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Making fiscal policy more stabilising in the next upturn: Challenges and policy options

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  • Anne-Marie Brook

Abstract

While New Zealand's fiscal framework has been relatively successful overall, this paper suggests that it gives insufficient emphasis to macro stabilisation during upturns in the business cycle, especially once the debt target has been met. Options for making fiscal policy ‘more stabilising’ in future economic upturns include: revising the Public Finance Act so as to increase the importance that is placed on avoiding pro-cyclical fiscal policy; more focus on sticking to ex-ante spending plans; or a stabilisation fund to safeguard revenue windfalls until the following downturn. The potential role of an independent fiscal council is also touched upon.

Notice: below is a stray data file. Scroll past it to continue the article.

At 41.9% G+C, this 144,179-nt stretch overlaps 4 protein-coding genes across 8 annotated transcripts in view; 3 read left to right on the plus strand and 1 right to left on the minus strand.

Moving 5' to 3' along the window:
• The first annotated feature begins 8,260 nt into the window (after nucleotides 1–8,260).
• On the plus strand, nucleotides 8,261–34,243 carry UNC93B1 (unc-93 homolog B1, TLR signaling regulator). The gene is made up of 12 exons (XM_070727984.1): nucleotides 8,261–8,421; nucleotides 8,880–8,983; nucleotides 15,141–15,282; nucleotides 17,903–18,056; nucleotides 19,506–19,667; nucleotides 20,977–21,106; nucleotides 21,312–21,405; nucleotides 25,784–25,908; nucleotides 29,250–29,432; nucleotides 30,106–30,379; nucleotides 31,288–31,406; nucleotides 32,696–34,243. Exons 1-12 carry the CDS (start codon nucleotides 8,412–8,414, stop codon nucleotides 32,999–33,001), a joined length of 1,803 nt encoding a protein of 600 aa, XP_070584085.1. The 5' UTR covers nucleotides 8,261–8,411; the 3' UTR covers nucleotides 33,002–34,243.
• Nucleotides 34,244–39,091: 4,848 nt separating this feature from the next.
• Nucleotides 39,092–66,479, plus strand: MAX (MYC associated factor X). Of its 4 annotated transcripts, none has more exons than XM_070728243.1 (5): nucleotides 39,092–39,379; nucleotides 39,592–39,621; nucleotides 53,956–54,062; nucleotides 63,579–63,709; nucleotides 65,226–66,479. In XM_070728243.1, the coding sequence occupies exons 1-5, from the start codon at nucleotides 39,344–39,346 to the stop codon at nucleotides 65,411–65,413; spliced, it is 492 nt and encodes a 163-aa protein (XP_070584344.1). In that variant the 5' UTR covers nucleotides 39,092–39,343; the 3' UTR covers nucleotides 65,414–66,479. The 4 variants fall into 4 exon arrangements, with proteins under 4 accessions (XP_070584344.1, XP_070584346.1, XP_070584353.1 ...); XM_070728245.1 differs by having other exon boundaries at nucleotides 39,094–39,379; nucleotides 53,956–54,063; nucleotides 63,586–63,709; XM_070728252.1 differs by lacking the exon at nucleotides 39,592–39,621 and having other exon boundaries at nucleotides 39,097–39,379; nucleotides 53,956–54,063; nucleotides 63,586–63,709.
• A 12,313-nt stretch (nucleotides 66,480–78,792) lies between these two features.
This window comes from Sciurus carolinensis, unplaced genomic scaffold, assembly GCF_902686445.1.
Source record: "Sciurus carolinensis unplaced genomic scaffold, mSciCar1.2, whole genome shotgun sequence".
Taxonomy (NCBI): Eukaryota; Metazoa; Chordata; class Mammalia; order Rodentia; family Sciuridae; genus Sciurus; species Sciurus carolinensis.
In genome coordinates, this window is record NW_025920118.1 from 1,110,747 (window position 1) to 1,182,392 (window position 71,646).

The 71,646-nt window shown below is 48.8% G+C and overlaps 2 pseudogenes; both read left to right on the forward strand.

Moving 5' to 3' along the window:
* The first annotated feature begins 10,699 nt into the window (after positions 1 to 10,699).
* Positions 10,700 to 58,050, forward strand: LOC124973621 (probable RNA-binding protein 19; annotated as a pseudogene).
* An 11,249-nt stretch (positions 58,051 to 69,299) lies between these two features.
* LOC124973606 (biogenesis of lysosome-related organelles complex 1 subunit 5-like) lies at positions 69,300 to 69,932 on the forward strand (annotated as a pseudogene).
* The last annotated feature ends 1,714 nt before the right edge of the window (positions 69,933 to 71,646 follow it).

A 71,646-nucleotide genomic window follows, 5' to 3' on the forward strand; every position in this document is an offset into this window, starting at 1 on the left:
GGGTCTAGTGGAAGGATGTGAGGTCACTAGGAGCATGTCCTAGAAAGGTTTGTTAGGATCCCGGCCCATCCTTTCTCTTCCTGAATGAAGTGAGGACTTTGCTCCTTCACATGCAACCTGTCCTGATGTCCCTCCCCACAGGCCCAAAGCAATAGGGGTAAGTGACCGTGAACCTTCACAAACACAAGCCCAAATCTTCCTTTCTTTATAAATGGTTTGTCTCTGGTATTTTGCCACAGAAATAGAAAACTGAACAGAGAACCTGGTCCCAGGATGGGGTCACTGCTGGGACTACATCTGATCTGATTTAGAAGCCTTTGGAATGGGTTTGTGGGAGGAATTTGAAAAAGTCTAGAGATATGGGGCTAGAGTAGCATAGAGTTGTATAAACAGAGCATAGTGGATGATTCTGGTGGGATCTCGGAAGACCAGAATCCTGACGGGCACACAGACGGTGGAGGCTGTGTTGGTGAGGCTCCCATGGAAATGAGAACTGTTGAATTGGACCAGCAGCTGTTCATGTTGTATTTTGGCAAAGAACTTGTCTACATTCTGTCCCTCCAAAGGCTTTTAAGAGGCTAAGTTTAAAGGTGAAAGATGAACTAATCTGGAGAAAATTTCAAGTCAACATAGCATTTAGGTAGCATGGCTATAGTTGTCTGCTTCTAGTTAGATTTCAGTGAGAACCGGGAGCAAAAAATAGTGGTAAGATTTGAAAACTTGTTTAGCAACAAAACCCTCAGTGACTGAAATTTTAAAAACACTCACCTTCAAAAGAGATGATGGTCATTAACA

Suggested Citation

  • Anne-Marie Brook, 2013. "Making fiscal policy more stabilising in the next upturn: Challenges and policy options," New Zealand Economic Papers, Taylor & Francis Journals, vol. 47(1), pages 71-94, April.
  • Handle: RePEc:taf:nzecpp:vv:47:y:2013:i:1:p:71-94
    DOI: 10.1080/00779954.2012.721691
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    References listed on IDEAS

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    1. Philip Lane, 2010. "Some Lessons for Fiscal Policy from the Financial Crisis," The Institute for International Integration Studies Discussion Paper Series iiisdp334, IIIS.
    2. Boyce, Gordon, 2007. "Innovation + Independence: The Reserve Bank of New Zealand, 1973–2002. By John Singleton with Arthur Grimes, Gary Hawke, and Frank Holmes. Auckland: University of Auckland Press, 2006. xii + 340 pp.," Business History Review, Cambridge University Press, vol. 81(1), pages 204-206, April.
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    Cited by:

    1. Rebecca Williams, 2017. "Characterising the current economic expansion: 2009 to present day," Reserve Bank of New Zealand Bulletin, Reserve Bank of New Zealand, vol. 80, pages 1-22, June.
    2. Robert A Buckle & Amy A Cruickshank, 2013. "The Requirements for Long-Run Fiscal Sustainability," Treasury Working Paper Series 13/20, New Zealand Treasury.
    3. Lees, Kirdan, 2013. "Fighting fit? Assessing New Zealand’s fiscal sustainability," NZIER Working Paper 2013/5, New Zealand Institute of Economic Research.

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